The stiffness went out of her back and shoulders and Manton knew self-healing had begun. His large fingers continued to gently rub her soft neck. “Debra’s buggered the lock on Quarantine One and took out the two sensors in one of the bedrooms. I’ve ordered all personnel to give them complete privacy for the next twenty-four hours.” He paused, tipping her face up to him. “Let her try, Ro.”

Sitting back, Rowan shrugged. “I seem to have little say in the matter. But I’ve said my piece, so I’ll let it go for now.” Manton grinned, stepping back from the urge to kiss her disgruntled lips. “As for this vision she had, I’ve seen nothing in the files or her disposition to show she’s a latent seer.” Hands waved as she rolled her eyes. “Eron would know if she’d only let him do the bloody test.”

“And there’s nothing to say she’s not a seer,” Manton said dryly. “I checked with Duran in archives. There are no detailed descriptions of any Thalian underground city, let alone my father. There’s a great deal of information about the surface of the planet, the dome parks, even the cloud city structures but not the underground caverns, tunnel schematics, and food and water distribution systems.”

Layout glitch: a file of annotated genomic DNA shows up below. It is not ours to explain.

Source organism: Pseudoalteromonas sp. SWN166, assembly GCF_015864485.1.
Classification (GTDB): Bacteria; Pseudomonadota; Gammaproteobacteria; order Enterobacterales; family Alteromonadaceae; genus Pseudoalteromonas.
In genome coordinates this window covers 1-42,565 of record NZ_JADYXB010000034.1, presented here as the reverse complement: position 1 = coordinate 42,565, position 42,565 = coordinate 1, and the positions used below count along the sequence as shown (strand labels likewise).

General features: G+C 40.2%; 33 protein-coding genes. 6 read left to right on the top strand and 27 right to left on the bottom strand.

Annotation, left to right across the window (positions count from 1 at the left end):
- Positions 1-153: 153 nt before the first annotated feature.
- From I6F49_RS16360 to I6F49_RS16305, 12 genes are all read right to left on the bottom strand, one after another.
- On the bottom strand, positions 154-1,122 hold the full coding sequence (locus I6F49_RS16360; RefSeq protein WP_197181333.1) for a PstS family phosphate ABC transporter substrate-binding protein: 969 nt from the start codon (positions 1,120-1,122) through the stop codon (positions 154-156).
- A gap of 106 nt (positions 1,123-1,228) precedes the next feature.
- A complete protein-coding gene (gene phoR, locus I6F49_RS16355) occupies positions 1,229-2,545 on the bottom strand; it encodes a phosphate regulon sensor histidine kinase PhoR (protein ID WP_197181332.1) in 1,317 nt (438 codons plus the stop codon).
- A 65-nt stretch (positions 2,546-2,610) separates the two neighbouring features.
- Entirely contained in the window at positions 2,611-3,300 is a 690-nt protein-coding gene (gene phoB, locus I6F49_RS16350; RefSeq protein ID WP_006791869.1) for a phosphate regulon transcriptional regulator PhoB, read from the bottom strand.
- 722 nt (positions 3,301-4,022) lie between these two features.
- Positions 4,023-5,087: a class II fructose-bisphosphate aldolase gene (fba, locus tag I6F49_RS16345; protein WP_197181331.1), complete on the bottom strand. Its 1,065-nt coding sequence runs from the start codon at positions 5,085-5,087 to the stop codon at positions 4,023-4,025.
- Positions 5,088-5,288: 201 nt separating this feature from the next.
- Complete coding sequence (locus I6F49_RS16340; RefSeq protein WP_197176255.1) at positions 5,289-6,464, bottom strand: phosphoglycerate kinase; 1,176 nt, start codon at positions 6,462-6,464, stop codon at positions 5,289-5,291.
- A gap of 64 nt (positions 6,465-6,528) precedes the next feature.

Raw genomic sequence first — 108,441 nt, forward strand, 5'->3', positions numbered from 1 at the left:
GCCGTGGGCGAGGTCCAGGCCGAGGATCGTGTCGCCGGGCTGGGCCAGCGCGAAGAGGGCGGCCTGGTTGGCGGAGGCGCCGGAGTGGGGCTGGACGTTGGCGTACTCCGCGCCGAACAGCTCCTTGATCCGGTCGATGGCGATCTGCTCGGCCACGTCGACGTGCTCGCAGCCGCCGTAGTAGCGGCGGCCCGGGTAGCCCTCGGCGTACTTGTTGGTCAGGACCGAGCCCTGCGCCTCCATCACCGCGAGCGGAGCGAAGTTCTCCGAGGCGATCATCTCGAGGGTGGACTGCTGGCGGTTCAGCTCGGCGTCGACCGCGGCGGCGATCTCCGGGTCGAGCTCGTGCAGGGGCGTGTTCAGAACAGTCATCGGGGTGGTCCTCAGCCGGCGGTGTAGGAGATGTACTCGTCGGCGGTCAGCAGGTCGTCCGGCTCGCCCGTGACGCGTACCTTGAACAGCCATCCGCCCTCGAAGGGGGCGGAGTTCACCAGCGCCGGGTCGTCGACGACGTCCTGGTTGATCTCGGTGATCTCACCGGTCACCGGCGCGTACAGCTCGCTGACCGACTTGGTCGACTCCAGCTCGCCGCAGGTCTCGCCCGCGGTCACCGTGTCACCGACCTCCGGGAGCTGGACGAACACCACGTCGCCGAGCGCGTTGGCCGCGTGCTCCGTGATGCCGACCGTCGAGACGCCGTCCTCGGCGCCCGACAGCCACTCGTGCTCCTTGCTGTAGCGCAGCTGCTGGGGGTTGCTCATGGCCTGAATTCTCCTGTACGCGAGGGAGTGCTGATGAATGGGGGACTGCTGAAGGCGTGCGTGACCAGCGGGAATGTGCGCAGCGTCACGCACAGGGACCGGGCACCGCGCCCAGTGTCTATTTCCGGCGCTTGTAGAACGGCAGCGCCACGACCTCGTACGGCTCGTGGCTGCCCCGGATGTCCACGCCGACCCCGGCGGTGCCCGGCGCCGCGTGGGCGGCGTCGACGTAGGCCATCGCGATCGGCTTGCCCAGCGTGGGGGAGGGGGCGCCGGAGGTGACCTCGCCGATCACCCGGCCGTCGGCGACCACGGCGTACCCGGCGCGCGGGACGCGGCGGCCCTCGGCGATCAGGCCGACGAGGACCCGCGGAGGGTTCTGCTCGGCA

“I’m assuming you’ve already spoken with the elders. What do they think?”

January 15, 2012

Beneath the Surface – Chapter Nine Part 3

The two of them stood watchfully, neither taking the other for granted. Manton towered over her. Combat would in veritably be David pitted against Goliath. But Debra did not worry about his height and extra weight, an obvious disadvantage that would eventually be used against him. As the adrenaline flooded her system and the warrior emerged, her calm dark gaze observed his assertive black eyes and controlled body language.

All emotion, worry, and self-doubts about her future in the city evaporated. In seconds tactical data from heightened senses pinpointed weaknesses and assessed aggressive and defensive moves. Both realized the competition had gone from playful to something much more meaningful and potentially dangerous.